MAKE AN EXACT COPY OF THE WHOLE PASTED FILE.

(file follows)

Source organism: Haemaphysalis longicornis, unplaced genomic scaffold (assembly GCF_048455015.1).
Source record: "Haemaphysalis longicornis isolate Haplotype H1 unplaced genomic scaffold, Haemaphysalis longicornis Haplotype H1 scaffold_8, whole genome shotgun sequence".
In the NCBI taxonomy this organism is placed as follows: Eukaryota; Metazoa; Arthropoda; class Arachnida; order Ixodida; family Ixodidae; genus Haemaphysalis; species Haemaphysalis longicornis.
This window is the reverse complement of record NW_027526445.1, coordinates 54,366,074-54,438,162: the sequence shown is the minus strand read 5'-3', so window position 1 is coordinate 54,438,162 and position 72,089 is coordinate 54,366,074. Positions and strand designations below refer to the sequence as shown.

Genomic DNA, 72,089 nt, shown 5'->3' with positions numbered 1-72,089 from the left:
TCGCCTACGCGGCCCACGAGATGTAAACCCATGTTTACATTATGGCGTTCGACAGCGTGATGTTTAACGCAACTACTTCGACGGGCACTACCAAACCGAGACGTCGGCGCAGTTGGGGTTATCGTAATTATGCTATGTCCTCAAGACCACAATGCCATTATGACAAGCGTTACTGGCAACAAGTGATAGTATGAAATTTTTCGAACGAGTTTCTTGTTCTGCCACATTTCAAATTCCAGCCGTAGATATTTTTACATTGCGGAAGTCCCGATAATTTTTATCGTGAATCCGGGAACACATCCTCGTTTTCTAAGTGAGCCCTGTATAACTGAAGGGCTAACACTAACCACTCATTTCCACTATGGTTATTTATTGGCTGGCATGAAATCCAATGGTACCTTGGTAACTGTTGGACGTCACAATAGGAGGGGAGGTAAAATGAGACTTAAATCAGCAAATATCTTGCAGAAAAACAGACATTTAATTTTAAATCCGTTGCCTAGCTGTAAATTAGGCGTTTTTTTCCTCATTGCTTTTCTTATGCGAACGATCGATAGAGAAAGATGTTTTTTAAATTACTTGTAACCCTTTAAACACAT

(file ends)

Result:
Source organism: Haemaphysalis longicornis, unplaced genomic scaffold (assembly GCF_048455015.1).
Source record: "Haemaphysalis longicornis isolate Haplotype H1 unplaced genomic scaffold, Haemaphysalis longicornis Haplotype H1 scaffold_8, whole genome shotgun sequence".
In the NCBI taxonomy this organism is placed as follows: Eukaryota; Metazoa; Arthropoda; class Arachnida; order Ixodida; family Ixodidae; genus Haemaphysalis; species Haemaphysalis longicornis.
This window is the reverse complement of record NW_027526445.1, coordinates 54,366,074-54,438,162: the sequence shown is the minus strand read 5'-3', so window position 1 is coordinate 54,438,162 and position 72,089 is coordinate 54,366,074. Positions and strand designations below refer to the sequence as shown.

Genomic DNA, 72,089 nt, shown 5'->3' with positions numbered 1-72,089 from the left:
TCGCCTACGCGGCCCACGAGATGTAAACCCATGTTTACATTATGGCGTTCGACAGCGTGATGTTTAACGCAACTACTTCGACGGGCACTACCAAACCGAGACGTCGGCGCAGTTGGGGTTATCGTAATTATGCTATGTCCTCAAGACCACAATGCCATTATGACAAGCGTTACTGGCAACAAGTGATAGTATGAAATTTTTCGAACGAGTTTCTTGTTCTGCCACATTTCAAATTCCAGCCGTAGATATTTTTACATTGCGGAAGTCCCGATAATTTTTATCGTGAATCCGGGAACACATCCTCGTTTTCTAAGTGAGCCCTGTATAACTGAAGGGCTAACACTAACCACTCATTTCCACTATGGTTATTTATTGGCTGGCATGAAATCCAATGGTACCTTGGTAACTGTTGGACGTCACAATAGGAGGGGAGGTAAAATGAGACTTAAATCAGCAAATATCTTGCAGAAAAACAGACATTTAATTTTAAATCCGTTGCCTAGCTGTAAATTAGGCGTTTTTTTCCTCATTGCTTTTCTTATGCGAACGATCGATAGAGAAAGATGTTTTTTAAATTACTTGTAACCCTTTAAACACAT